Just 25 minutes later a policeman coaxed me out from behind a shrub where I was hiding and proceeded to cite me for ‘Pedestrian On The Freeway.’ I saw him down the road just as he saw me hightail it. Driving me off the interchange with my hard-earned ticket, we engaged in conversation. I explained once again my current situation, to which he commented as I got out, “Well, good for you, that’s a tough row to hoe.”
Yessir, getting tougher all the time.
Thumb in Air. (Tongue in Cheek.)
One sweet spring Friday afternoon, I was standing on the side of State Road 9 north of Arlington, Washington. Passing cars were infrequent and indifferent in spite of my beaming smile and clean-cut grad student persona. A newer huge four-door Buick slowed to the shoulder.
A pleasant, well-dressed woman leaned over the passenger seat to crank down the window and asked me where I was bound. What luck to find she was headed to Bellingham and was more than happy to share her front seat. I would make it for the start of all the weekend parties on Maple and Indian Streets after all!
As we rolled north and got to know each other, she introduced me to her two attractive high school-aged daughters in the back seat who had initially escaped my notice. They were on spring break and on their way to take a tour of Western Washington University. I knew I was outnumbered three women to one vulnerable preppy kid they found on the road.
This was of course years before cell phones and 911, but they didn’t look too treacherous, so I sat back and enjoyed the ride. On reflection I can see that as rather unusual by today’s standards. I didn’t make this up. Well, it might have been an Oldsmobile. Could be none of us cared to assume that suspicion was an option.
Life is funny like that. Who are the bad guys? Who are the good guys? You don’t really know, do you? No, you don’t. None of us know. But it’s just as easy to start with believing the best in the other. And ourselves. And what if there really were no bad guys at all?
Released On Good Behavior
Several months later, my school lab partner Rob let on that he was leaving after class on Friday to visit his girlfriend across the state in Pullman. November is a dark time to be out on the open road, but I invited myself a lift to see if I could scare up some old college pals in Spokane 80 miles north.
Night had fallen well before we got to Whitman County, and while shaking my hand as if he might never see me again, Rob dropped me off at the highway junction in Colfax, a sleepy town on the Palouse River that was damp and deserted at 9:30 on Friday night. I located the best streetlight and waited with my little sign in the chilly air just as the rain began to fall.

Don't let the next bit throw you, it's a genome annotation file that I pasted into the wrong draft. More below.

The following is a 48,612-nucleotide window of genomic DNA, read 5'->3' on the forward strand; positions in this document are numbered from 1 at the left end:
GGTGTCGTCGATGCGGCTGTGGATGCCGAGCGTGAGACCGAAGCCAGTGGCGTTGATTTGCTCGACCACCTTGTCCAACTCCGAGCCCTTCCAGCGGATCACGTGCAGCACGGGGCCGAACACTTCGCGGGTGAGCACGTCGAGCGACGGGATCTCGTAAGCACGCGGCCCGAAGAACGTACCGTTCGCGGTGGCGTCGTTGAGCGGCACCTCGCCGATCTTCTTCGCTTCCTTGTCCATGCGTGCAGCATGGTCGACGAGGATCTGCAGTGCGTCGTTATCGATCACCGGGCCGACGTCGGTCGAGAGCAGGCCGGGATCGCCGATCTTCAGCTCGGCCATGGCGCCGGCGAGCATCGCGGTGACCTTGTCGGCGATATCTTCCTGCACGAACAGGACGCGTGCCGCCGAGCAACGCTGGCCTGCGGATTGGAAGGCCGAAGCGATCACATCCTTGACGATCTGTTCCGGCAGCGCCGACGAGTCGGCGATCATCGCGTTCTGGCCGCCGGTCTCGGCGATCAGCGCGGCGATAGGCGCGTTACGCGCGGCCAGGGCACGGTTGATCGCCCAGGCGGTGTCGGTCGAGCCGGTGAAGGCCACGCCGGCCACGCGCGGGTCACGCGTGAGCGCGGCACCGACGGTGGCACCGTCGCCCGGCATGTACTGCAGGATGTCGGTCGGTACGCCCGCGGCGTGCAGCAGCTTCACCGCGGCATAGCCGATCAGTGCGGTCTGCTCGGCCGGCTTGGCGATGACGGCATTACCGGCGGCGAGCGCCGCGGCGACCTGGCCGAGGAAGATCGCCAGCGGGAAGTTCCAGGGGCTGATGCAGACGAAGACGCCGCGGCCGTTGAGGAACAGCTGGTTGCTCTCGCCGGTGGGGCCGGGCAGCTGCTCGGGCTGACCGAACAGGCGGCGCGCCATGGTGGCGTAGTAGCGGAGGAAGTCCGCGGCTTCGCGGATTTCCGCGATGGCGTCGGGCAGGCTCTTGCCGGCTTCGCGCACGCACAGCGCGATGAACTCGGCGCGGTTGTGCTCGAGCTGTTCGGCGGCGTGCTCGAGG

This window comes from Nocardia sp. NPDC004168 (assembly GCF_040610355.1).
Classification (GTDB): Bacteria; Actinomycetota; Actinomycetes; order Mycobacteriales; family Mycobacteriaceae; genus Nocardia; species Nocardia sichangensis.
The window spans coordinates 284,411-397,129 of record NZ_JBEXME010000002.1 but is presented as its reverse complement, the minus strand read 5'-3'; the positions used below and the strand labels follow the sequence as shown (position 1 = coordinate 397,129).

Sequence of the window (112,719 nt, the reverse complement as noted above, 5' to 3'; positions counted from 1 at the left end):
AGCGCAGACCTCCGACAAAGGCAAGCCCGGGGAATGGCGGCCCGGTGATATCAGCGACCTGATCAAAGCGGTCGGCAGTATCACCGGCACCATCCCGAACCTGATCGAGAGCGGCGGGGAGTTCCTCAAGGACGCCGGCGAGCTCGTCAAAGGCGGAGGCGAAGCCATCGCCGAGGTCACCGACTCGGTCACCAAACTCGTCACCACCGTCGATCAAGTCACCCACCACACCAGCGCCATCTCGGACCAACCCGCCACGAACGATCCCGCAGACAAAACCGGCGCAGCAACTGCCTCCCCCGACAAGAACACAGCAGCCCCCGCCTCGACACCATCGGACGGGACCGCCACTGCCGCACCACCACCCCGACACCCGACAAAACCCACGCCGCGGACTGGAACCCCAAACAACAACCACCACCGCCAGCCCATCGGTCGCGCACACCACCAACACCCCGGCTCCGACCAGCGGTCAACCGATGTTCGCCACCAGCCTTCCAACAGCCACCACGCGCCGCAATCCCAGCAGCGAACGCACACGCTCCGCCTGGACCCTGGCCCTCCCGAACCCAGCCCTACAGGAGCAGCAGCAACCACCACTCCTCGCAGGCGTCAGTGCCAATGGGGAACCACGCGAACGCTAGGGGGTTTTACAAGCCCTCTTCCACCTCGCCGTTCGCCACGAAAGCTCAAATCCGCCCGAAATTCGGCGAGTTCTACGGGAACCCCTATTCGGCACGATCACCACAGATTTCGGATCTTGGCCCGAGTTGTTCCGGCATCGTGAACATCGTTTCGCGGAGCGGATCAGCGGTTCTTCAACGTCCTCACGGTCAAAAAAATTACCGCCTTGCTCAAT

The old pickup truck looked like it stood an even chance of making it the 75 miles north, even with its one headlight and dragging muffler, so I climbed in the cab. My host had recently been paroled out of the penitentiary in Walla Walla and was understandably curious about life on the outside.
I did my best to answer his questions. As the miles went on, the conversation lagged and I found myself wondering what he was thinking I was thinking he was thinking. And so it went until we arrived noisily under the late night lights of downtown Spokane. I’ve a recollection of his asking if I had a place to stay somewhere as if he were hoping to find a free place to crash.
Somehow talking my way out of sharing the rest of my night with a possible cattle rustler or serial stabber, I invited him to pull over. I gave him a few bucks for gas and stepped out into the rainy streets well short of my destination.
One of my students gave me a small card some years ago. I still have it, and yesterday I put it in my wallet. It reads, “If you think you know what’s going on, you’re probably full of shit.” That’s what it said.
- What states does the Columbia River flow through?
- When did the 911 emergency system become nationwide? Who was the first woman to call and report her cat was throwing up?
- The old term “tough row to hoe” is used. Was the author really hoeing rows at school? Are there also easy rows to hoe?
- Who the hell is John Prine?